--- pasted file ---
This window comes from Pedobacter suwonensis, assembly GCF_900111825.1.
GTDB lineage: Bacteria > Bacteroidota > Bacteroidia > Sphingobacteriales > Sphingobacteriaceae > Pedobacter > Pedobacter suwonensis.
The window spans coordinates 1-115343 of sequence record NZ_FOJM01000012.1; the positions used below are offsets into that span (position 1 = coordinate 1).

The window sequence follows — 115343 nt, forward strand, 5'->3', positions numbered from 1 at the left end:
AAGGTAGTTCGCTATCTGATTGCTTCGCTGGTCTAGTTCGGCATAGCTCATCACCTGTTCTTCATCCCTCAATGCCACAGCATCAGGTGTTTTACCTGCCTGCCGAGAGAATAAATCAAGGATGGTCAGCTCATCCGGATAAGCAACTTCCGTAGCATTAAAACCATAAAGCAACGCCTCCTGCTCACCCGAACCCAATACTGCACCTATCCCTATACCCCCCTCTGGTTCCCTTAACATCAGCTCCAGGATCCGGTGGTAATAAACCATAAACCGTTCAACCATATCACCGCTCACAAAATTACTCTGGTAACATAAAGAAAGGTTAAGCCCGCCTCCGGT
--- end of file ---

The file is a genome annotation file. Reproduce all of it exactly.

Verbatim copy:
This window comes from Pedobacter suwonensis, assembly GCF_900111825.1.
GTDB lineage: Bacteria > Bacteroidota > Bacteroidia > Sphingobacteriales > Sphingobacteriaceae > Pedobacter > Pedobacter suwonensis.
The window spans coordinates 1-115343 of sequence record NZ_FOJM01000012.1; the positions used below are offsets into that span (position 1 = coordinate 1).

The window sequence follows — 115343 nt, forward strand, 5'->3', positions numbered from 1 at the left end:
AAGGTAGTTCGCTATCTGATTGCTTCGCTGGTCTAGTTCGGCATAGCTCATCACCTGTTCTTCATCCCTCAATGCCACAGCATCAGGTGTTTTACCTGCCTGCCGAGAGAATAAATCAAGGATGGTCAGCTCATCCGGATAAGCAACTTCCGTAGCATTAAAACCATAAAGCAACGCCTCCTGCTCACCCGAACCCAATACTGCACCTATCCCTATACCCCCCTCTGGTTCCCTTAACATCAGCTCCAGGATCCGGTGGTAATAAACCATAAACCGTTCAACCATATCACCGCTCACAAAATTACTCTGGTAACATAAAGAAAGGTTAAGCCCGCCTCCGGT